“Like generations before them, the demographic cohort known as the millennials … has shaped a number of social and cultural aspects, including fashion, technology, and politics,” wrote The Fed. “One area where they’re facing challenges in leaving their mark, however, is the economy.”
Twenty years ago, the median price of a regular condominium settlement in an American city was $108,900. Now, the figure is at $337,200. Even if one accounts for inflation, the price has still risen astronomically, despite the fact that the current working demographic cohort, the millennials, have exhibited an involuntary disinclination towards homeownership, which is reflected in the shift of the median age of homeownership from 29 in the 1970’s to 33 presently. This global behavioural shift is attributed to more than just the generation gap.
One would assume that it was the Boomers and the Gen Xers who were the hardest hit when the housing bubble burst a decade ago, for they lost the jobs and bore the fury of the deflated real estate and stock market. But the millennials, then aged between their pre-teens to early 20s, had their average age of graduation in 2010, right in the midst of the global economic meltdown. Naturally, when they joined the workforce, the job market was rough, with lower wages and puny scope for raises. Additionally, there was a lack of income stability, since it’s common for most millennials to switch jobs at least three times in the five years that follow graduation.
This, however, is not entirely a question of affordability, for, even comparatively better-off millennials, earning over $50,000 a year, have chosen not to purchase a home. Real estate is not an ‘impulse’ purchase. Many young graduates already have the burden of student loans that overwhelms the benefits of going to college, and upsets the debt-to-income ratio and their credit score, despite having a reasonably good income level. As a result, it becomes harder for them to acquire loans with easy down payment terms. Moreover, post the foreclosure of millions of American homes during the Great Recession, new lending reforms were implemented by most of the developed nations, like the Dodd-Frank Act in the USA, which further exacerbated the down payment requirements.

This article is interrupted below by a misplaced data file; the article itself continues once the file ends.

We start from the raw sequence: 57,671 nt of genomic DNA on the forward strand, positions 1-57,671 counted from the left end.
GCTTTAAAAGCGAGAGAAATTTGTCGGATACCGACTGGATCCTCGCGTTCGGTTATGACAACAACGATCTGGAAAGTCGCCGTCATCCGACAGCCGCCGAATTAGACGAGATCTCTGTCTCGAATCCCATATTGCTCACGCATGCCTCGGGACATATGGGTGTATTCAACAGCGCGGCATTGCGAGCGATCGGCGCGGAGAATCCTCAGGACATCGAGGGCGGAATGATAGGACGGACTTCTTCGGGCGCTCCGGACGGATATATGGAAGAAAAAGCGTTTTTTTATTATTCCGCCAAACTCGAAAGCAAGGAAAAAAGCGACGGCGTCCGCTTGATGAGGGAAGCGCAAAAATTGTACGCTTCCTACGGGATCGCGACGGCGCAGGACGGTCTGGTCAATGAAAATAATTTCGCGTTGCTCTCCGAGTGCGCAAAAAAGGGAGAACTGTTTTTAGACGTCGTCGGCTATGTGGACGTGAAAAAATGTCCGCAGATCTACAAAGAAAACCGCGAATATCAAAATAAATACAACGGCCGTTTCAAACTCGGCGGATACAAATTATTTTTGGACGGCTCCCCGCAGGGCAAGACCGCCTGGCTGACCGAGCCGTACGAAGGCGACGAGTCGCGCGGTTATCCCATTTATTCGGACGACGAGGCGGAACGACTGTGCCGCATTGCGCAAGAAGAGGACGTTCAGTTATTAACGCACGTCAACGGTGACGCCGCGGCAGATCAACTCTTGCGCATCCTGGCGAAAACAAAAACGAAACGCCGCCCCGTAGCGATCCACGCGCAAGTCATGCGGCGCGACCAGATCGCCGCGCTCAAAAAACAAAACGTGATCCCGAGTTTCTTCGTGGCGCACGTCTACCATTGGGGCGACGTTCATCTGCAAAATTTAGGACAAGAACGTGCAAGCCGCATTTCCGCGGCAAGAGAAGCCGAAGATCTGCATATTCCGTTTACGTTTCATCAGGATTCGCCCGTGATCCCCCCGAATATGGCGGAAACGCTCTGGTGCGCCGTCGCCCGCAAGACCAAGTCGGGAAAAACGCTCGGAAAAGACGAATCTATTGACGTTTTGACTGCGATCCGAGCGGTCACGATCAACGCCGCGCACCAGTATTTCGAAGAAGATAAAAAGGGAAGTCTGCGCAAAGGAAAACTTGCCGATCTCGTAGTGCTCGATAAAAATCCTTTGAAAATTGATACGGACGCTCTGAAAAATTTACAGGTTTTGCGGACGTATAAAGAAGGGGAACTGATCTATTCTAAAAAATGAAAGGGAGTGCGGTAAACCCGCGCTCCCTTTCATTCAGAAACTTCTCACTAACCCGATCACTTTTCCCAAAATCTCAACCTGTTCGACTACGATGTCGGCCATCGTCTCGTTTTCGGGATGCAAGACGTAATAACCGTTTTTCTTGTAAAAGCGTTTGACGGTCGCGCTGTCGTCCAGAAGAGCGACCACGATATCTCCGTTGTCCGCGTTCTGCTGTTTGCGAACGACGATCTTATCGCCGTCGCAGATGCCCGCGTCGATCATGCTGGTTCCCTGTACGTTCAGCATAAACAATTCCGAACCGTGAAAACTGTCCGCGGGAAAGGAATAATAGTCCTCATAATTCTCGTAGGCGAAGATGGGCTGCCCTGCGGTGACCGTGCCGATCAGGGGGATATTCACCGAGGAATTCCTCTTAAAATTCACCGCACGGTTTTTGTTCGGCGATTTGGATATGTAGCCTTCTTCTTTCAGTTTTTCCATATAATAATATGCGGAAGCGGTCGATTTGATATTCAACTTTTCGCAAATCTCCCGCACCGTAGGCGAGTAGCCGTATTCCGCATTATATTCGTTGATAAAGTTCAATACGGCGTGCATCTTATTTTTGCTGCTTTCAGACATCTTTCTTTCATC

Another survey found that the millennials had an average tipping point of at least five years of rental residentship before they would decide to purchase a home in the area, and by this logic, even the older segment of the millennials would have made a decision to own a home post-2013. And, at that point, the easing of the global economy had begun to recede, and rate hikes were soon on the table, thus making Adjustable Rate Mortgage an unattractive option, due to the loss that would accompany the refinancing process. These economic fluctuations at such a delicate transition point in life definitely had a subconscious impact on the minds of young millennials, who have turned risk-averse. Consequently, the tendency of careful considerations has accompanied their decisions in most avenues of life, ranging from commitment to a family to an investment like real estate. The Boomers have accused the ‘crypto-crazed’ millennials of destroying the housing markets, when in fact, they are becoming victims to the vicious cycle of the renting market. As a result of the unaffordability, a greater number of millennials are moving to the rental space, pushing up the demand and thus the rents, which then lowers their savings, and further delays homeownership.